Adobe Photoshop

Preparing a graphics heavy book for printing using Photoshop

Photoshop® Book Printing

We make printing your book easy. Just upload your book and print!

Step A 1 Photoshop Screenshot Step A 2 Photoshop Screenshot Step A 3 Photoshop Screenshot

Step A: Page Setup

Start by determining the size of the document you need to create. View the Product Catalog and review paper-type and binding options to determine the trim size of the book you'll be creating. Click on the product to get all the products information, and begin setting up your document using the following steps:

1. In Photoshop select File > New

  • Feel free to name your document as you please
  • Change your units measurements to inches
  • Input the dimensions based on the sizes of the image book you’d like to createplus .25". (For example, if you're creating an 8.5x11", set the width to 8.75" and the height to 11.25")
  • Set your resolution to 300 pixels/inches or higher
  • Set your color mode to RGB
  • Under Advanced Settings; Set Color Profile to sRGB, and Pixel Aspect Ratio to Square Pixels > Select OK

2. In the top menu select View > Select Ruler (keyboard shortcut; cmd + R) *Make sure your rulers are checked on

  • Drag imagery and text to your file, and arrange as you please.
  • From the rulers select, hold, and drag your new guide to .125 inches, release once you've made your mark at .125 inches from the edge of the document. Repeat on all 4 sides. This is the bleed zone (to the left, the area in red). All full page elements (such as images, backgrounds, etc.) should be extended all the way to this line. If content is not extended to this line, your pages may have white slivers when printed.
  • Repeat this same process, but this time it will be .375 inches from the edge of the document. This is the crop zone (area in yellow to the left). This is where your pages will be trimmed to size. Some shifting may occur during production, so keep all important content within the "safe Zone".
  • All important content should be kept within the safe zone (area in white to the left). Anything ouside this zone is at risk of being too close to the edge or cropped off.
  • Drag imagery and text to your file, and arrange as you please.
Step B 1 Photoshop Screenshot

Step B: Saving pages as JPG's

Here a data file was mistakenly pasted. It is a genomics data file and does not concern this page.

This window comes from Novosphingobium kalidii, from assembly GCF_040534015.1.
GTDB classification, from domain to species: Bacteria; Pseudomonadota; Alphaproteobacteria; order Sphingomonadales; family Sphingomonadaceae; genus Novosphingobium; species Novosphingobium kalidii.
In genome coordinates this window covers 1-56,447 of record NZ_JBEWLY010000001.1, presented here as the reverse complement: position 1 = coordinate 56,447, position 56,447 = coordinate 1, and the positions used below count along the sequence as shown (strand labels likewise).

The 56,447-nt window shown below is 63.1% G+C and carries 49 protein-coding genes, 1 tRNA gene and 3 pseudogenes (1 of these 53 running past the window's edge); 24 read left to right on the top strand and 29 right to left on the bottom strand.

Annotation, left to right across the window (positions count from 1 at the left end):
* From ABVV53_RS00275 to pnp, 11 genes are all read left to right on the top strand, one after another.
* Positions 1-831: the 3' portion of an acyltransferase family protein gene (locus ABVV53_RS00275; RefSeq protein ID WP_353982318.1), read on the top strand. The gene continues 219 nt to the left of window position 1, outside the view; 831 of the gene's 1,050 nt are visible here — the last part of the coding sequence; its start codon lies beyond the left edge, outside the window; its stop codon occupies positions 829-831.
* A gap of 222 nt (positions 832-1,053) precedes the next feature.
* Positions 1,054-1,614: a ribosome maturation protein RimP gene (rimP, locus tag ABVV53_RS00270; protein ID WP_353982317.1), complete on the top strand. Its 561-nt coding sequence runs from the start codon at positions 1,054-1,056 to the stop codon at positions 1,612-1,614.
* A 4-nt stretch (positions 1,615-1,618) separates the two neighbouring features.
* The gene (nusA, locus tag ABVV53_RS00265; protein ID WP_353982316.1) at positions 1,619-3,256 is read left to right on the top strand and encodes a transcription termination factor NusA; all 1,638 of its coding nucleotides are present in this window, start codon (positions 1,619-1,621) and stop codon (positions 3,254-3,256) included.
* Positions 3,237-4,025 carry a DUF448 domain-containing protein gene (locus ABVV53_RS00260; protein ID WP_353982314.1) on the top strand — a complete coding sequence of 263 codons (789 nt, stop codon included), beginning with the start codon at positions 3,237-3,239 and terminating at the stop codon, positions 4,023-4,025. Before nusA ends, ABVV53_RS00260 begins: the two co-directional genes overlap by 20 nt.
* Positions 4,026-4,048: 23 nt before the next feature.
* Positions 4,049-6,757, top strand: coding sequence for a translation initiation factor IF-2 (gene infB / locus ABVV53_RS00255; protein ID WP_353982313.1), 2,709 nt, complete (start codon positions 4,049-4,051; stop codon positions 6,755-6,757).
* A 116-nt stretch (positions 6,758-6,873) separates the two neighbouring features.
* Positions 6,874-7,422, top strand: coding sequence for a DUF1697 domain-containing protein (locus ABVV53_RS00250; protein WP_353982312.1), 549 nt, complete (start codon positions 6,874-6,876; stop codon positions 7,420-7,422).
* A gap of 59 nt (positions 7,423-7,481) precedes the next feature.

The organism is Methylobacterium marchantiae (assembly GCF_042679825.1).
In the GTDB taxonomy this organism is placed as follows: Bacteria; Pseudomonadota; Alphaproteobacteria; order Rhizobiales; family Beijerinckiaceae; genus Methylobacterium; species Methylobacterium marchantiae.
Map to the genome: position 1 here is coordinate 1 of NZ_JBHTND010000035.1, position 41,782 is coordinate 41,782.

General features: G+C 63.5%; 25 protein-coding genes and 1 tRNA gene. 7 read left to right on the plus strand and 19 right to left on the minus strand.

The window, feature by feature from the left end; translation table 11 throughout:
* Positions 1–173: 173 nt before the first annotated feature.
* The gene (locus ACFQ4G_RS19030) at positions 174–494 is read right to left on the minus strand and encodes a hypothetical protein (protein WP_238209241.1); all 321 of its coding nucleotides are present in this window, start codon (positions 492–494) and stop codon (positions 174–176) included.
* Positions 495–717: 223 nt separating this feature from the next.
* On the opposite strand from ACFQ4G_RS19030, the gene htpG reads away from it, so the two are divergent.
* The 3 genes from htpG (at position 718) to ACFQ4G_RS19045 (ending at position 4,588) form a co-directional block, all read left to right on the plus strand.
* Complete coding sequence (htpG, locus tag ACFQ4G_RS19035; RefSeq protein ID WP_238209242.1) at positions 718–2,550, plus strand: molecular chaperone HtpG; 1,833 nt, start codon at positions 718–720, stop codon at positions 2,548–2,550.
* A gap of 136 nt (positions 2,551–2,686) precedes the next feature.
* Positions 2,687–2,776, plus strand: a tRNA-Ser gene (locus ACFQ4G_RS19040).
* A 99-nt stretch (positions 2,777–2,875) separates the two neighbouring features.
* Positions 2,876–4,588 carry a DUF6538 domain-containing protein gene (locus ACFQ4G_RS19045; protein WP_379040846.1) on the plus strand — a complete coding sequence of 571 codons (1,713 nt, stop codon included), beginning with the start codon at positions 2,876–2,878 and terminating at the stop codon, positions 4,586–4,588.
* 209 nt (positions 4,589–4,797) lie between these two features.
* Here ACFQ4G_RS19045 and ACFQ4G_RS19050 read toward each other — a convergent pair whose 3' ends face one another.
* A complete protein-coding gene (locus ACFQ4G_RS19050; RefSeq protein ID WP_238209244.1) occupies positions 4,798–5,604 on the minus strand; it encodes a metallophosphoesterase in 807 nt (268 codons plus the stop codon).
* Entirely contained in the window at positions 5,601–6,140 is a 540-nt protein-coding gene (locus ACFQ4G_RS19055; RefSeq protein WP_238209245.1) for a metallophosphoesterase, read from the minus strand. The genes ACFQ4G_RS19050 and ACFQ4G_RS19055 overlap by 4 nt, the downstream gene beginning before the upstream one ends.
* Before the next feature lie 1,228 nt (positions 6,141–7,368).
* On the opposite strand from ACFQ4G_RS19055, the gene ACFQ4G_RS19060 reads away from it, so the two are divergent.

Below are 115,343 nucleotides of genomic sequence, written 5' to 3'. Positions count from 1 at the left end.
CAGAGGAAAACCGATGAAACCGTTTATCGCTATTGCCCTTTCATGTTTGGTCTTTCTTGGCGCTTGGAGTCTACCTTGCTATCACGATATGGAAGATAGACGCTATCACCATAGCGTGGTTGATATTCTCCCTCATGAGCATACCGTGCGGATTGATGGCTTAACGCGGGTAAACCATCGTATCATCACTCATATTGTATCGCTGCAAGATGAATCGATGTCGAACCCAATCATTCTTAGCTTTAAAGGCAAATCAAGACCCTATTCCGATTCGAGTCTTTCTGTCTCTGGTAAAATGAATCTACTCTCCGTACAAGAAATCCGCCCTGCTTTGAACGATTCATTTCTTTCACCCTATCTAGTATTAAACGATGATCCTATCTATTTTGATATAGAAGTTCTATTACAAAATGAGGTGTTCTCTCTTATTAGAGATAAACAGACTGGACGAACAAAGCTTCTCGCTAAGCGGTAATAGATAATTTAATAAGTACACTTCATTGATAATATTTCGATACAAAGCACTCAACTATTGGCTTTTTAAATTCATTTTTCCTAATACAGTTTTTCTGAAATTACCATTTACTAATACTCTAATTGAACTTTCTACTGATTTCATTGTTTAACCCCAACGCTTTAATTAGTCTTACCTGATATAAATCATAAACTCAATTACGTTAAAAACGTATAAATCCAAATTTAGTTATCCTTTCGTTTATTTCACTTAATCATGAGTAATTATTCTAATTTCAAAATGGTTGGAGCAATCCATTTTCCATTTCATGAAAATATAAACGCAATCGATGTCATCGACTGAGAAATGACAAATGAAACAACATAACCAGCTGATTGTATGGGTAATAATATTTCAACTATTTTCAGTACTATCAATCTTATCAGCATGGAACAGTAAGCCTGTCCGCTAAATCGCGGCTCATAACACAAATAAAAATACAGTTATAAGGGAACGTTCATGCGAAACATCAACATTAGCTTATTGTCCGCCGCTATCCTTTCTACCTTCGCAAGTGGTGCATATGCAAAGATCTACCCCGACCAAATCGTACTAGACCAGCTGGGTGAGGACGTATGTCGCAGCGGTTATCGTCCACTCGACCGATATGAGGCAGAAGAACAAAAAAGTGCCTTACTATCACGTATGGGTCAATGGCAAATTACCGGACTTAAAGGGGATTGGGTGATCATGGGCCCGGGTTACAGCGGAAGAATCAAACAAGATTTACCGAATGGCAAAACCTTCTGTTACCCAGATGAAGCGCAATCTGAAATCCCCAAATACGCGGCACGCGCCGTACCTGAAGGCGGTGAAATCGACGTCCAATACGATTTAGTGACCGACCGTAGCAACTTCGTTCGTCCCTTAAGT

Saving Files Option 1
Saving your project as JPG’s, Build book on PrestoPhoto

3. In the top menu Select File > Save as..

  • Select where you’d like your file to save (ie. Desktop)
  • Under the Format dropdown menu change your file to JPG, and select Save
  • Under JPG Options, Set your image quality to "Maximum" > Select OK
  • Once all files are saved we suggest that you either zip the file
  • Once the gallery is uploaded you can then lay the images onto pages using the Book Designer Book Designer screencast Or you can use the Book Machine
  • Prepare pages for the left and right facing pages. With every book on PrestoPhoto, page 1 will be a right facing page, with the exception of the Seamless Layflat. If you are creating the book with the intention of the pagination flowing as spreads, then make sure you create page 1 as a leading page or an introduction page - begin pages that will flow as spreads at page 2.
  • Create all pages - We suggest saving the original PSD file for every page.
Step B 2 Photoshop Screenshot

Step B: Save Individual Pdf Pages

Saving Files Option 2
Saving your Project as a Print Ready PDF using Acrobat Pro

  1. Click hot keys “command + r” to clear the rulers.
  2. Click “File” -> “Save As” menu to save as Photoshop PDF (choose Photoshop PDF in the Format pop-up in the Save dialog)
  3. You have a lot of control of the details of how a PDF is saved. The first step is the settings in the Save dialog itself.
  4. Layers should be on
  5. Embed Profile should be on: All the image layers will be collapsed into a single image layer. But text and vector objects will be preserved.
  6. Next you'll get the PDF settings dialog (this is after the Save dialog and before the file is actually saved).
  7. Create a preset with Compatibility set to Acrobat 6 (PDF 1.5),
  8. Preserve Photoshop Editing Capabilities OFF,
  9. Compression set to Maximum quality JPEG, and
  10. Convert 16-bit to 8-bit
  11. All security settings should be off
  12. Down-sampling should be to 300dpi
  13. Save
  14. Once all files are saved place them into their own folder.

Optional Step for speeding things up using a Droplet if desired

Because you need to do Step B for each page, and each time you make a change, it helps to have a Photoshop Droplet to do it for you.

  1. First make a New Action using the Actions palette from the Windows menu
  2. Record all the parts of Step B (from conversion to sRGB to saving as PDF) as an Action that saves the file in place, but with the .pdf extension.
  3. Then use “File” -> “Automate” -> “Create Droplet” to make a Droplet that executes the Action you just made.

When you have all your Photoshop files ready, select them all and drag them onto the Droplet. This will open Photoshop and save each file as a PDF.

Once all files are saved place them into their own folder.

Step C 1 Photoshop Screenshot

Step C: Combine All The Pdf Pages Into A Single Document

  1. Launch Acrobat Pro
  2. Select “File” -> “Create” -> “Combine Files into a Single PDF” You'll want a Single PDF, NOT a PDF Portfolio
  3. In the Combine Files Dialog, click the “Add Files” button and add all your PDF pages. (You can do this in a single step by using shift-click to select all the files at once in the File Open Dialog)
  4. Use the Options button to turn all the Options on and set the File Size to the largest size
  5. When you click the “Combine Files” button it will create a file called Binder.pdf in the folder where your PDF files are Binder.pdf is the first complete file of your book with all the inside pages
Step D 1 Photoshop Screenshot
Step D 2 Photoshop Screenshot

Step D: Prepare Your PDF

  1. First you want use Acrobat to save your Binder.pdf as Postscript. You do this in Acrobat Pro using “File” -> “Save As” -> "More Options" -> "Postscript"
  2. Set the file name to something descriptive.